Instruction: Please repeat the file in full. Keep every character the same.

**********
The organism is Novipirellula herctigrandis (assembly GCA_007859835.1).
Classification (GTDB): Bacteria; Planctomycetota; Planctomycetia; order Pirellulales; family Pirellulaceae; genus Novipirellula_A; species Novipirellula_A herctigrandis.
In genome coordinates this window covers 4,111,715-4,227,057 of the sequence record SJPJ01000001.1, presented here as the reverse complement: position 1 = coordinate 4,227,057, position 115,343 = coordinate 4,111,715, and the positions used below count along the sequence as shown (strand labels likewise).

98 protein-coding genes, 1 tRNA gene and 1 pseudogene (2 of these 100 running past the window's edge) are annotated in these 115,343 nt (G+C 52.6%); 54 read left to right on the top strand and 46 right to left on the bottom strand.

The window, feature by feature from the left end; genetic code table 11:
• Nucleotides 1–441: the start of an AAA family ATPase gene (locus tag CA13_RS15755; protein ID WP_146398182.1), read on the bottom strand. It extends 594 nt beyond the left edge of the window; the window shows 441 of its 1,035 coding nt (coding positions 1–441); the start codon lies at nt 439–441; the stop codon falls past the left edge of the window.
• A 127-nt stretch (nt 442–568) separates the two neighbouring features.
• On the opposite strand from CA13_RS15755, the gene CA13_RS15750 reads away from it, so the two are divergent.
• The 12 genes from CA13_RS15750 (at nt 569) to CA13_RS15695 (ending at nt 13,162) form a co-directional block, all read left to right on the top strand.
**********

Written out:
The organism is Novipirellula herctigrandis (assembly GCA_007859835.1).
Classification (GTDB): Bacteria; Planctomycetota; Planctomycetia; order Pirellulales; family Pirellulaceae; genus Novipirellula_A; species Novipirellula_A herctigrandis.
In genome coordinates this window covers 4,111,715-4,227,057 of the sequence record SJPJ01000001.1, presented here as the reverse complement: position 1 = coordinate 4,227,057, position 115,343 = coordinate 4,111,715, and the positions used below count along the sequence as shown (strand labels likewise).

98 protein-coding genes, 1 tRNA gene and 1 pseudogene (2 of these 100 running past the window's edge) are annotated in these 115,343 nt (G+C 52.6%); 54 read left to right on the top strand and 46 right to left on the bottom strand.

The window, feature by feature from the left end; genetic code table 11:
• Nucleotides 1–441: the start of an AAA family ATPase gene (locus tag CA13_RS15755; protein ID WP_146398182.1), read on the bottom strand. It extends 594 nt beyond the left edge of the window; the window shows 441 of its 1,035 coding nt (coding positions 1–441); the start codon lies at nt 439–441; the stop codon falls past the left edge of the window.
• A 127-nt stretch (nt 442–568) separates the two neighbouring features.
• On the opposite strand from CA13_RS15755, the gene CA13_RS15750 reads away from it, so the two are divergent.
• The 12 genes from CA13_RS15750 (at nt 569) to CA13_RS15695 (ending at nt 13,162) form a co-directional block, all read left to right on the top strand.